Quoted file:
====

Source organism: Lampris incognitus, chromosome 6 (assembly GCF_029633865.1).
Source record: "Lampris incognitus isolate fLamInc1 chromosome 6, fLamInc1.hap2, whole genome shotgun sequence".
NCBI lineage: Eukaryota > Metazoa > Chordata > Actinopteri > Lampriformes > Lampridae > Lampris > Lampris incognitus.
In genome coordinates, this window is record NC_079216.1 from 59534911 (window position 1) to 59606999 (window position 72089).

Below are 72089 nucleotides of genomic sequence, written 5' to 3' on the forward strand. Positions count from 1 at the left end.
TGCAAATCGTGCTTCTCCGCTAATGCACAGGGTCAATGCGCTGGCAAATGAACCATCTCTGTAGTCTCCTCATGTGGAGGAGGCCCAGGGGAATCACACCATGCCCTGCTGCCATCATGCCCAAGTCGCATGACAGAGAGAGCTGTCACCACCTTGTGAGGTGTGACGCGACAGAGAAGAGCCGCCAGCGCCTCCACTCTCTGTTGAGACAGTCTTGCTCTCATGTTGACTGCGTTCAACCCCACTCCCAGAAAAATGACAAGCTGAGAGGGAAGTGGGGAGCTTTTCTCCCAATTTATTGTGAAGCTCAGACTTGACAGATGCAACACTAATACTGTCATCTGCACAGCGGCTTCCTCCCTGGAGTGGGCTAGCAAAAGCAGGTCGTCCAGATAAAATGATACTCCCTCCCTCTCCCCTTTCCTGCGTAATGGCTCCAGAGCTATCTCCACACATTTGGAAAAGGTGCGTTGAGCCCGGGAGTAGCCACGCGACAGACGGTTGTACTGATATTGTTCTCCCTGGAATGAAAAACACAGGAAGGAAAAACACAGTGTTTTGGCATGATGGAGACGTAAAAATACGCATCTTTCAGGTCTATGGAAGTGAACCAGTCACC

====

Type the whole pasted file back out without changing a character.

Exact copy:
Source organism: Lampris incognitus, chromosome 6 (assembly GCF_029633865.1).
Source record: "Lampris incognitus isolate fLamInc1 chromosome 6, fLamInc1.hap2, whole genome shotgun sequence".
NCBI lineage: Eukaryota > Metazoa > Chordata > Actinopteri > Lampriformes > Lampridae > Lampris > Lampris incognitus.
In genome coordinates, this window is record NC_079216.1 from 59534911 (window position 1) to 59606999 (window position 72089).

Below are 72089 nucleotides of genomic sequence, written 5' to 3' on the forward strand. Positions count from 1 at the left end.
TGCAAATCGTGCTTCTCCGCTAATGCACAGGGTCAATGCGCTGGCAAATGAACCATCTCTGTAGTCTCCTCATGTGGAGGAGGCCCAGGGGAATCACACCATGCCCTGCTGCCATCATGCCCAAGTCGCATGACAGAGAGAGCTGTCACCACCTTGTGAGGTGTGACGCGACAGAGAAGAGCCGCCAGCGCCTCCACTCTCTGTTGAGACAGTCTTGCTCTCATGTTGACTGCGTTCAACCCCACTCCCAGAAAAATGACAAGCTGAGAGGGAAGTGGGGAGCTTTTCTCCCAATTTATTGTGAAGCTCAGACTTGACAGATGCAACACTAATACTGTCATCTGCACAGCGGCTTCCTCCCTGGAGTGGGCTAGCAAAAGCAGGTCGTCCAGATAAAATGATACTCCCTCCCTCTCCCCTTTCCTGCGTAATGGCTCCAGAGCTATCTCCACACATTTGGAAAAGGTGCGTTGAGCCCGGGAGTAGCCACGCGACAGACGGTTGTACTGATATTGTTCTCCCTGGAATGAAAAACACAGGAAGGAAAAACACAGTGTTTTGGCATGATGGAGACGTAAAAATACGCATCTTTCAGGTCTATGGAAGTGAACCAGTCACC